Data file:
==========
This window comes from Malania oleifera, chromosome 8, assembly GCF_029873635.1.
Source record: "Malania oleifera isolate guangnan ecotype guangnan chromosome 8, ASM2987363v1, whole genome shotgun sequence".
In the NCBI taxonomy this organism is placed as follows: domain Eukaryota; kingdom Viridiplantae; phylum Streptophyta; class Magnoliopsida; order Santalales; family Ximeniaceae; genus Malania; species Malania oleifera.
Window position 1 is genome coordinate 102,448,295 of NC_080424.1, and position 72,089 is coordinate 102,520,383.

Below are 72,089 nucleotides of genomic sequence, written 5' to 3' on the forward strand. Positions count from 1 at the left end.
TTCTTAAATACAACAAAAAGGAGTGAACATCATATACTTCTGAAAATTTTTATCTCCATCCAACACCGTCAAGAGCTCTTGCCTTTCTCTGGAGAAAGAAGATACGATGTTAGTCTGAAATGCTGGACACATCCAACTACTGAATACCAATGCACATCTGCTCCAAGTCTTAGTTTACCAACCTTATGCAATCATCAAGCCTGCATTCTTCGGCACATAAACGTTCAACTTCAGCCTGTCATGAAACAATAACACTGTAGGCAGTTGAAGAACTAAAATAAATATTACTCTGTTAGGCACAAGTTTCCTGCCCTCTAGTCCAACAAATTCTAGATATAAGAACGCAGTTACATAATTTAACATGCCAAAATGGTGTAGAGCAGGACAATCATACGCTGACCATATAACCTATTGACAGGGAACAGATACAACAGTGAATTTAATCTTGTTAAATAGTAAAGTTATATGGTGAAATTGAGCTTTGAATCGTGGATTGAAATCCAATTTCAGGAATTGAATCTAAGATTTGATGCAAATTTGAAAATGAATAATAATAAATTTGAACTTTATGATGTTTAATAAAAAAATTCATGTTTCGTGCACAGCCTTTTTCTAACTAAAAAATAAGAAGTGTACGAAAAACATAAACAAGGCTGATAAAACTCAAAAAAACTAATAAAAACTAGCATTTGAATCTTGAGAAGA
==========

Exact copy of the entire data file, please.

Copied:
This window comes from Malania oleifera, chromosome 8, assembly GCF_029873635.1.
Source record: "Malania oleifera isolate guangnan ecotype guangnan chromosome 8, ASM2987363v1, whole genome shotgun sequence".
In the NCBI taxonomy this organism is placed as follows: domain Eukaryota; kingdom Viridiplantae; phylum Streptophyta; class Magnoliopsida; order Santalales; family Ximeniaceae; genus Malania; species Malania oleifera.
Window position 1 is genome coordinate 102,448,295 of NC_080424.1, and position 72,089 is coordinate 102,520,383.

Below are 72,089 nucleotides of genomic sequence, written 5' to 3' on the forward strand. Positions count from 1 at the left end.
TTCTTAAATACAACAAAAAGGAGTGAACATCATATACTTCTGAAAATTTTTATCTCCATCCAACACCGTCAAGAGCTCTTGCCTTTCTCTGGAGAAAGAAGATACGATGTTAGTCTGAAATGCTGGACACATCCAACTACTGAATACCAATGCACATCTGCTCCAAGTCTTAGTTTACCAACCTTATGCAATCATCAAGCCTGCATTCTTCGGCACATAAACGTTCAACTTCAGCCTGTCATGAAACAATAACACTGTAGGCAGTTGAAGAACTAAAATAAATATTACTCTGTTAGGCACAAGTTTCCTGCCCTCTAGTCCAACAAATTCTAGATATAAGAACGCAGTTACATAATTTAACATGCCAAAATGGTGTAGAGCAGGACAATCATACGCTGACCATATAACCTATTGACAGGGAACAGATACAACAGTGAATTTAATCTTGTTAAATAGTAAAGTTATATGGTGAAATTGAGCTTTGAATCGTGGATTGAAATCCAATTTCAGGAATTGAATCTAAGATTTGATGCAAATTTGAAAATGAATAATAATAAATTTGAACTTTATGATGTTTAATAAAAAAATTCATGTTTCGTGCACAGCCTTTTTCTAACTAAAAAATAAGAAGTGTACGAAAAACATAAACAAGGCTGATAAAACTCAAAAAAACTAATAAAAACTAGCATTTGAATCTTGAGAAGA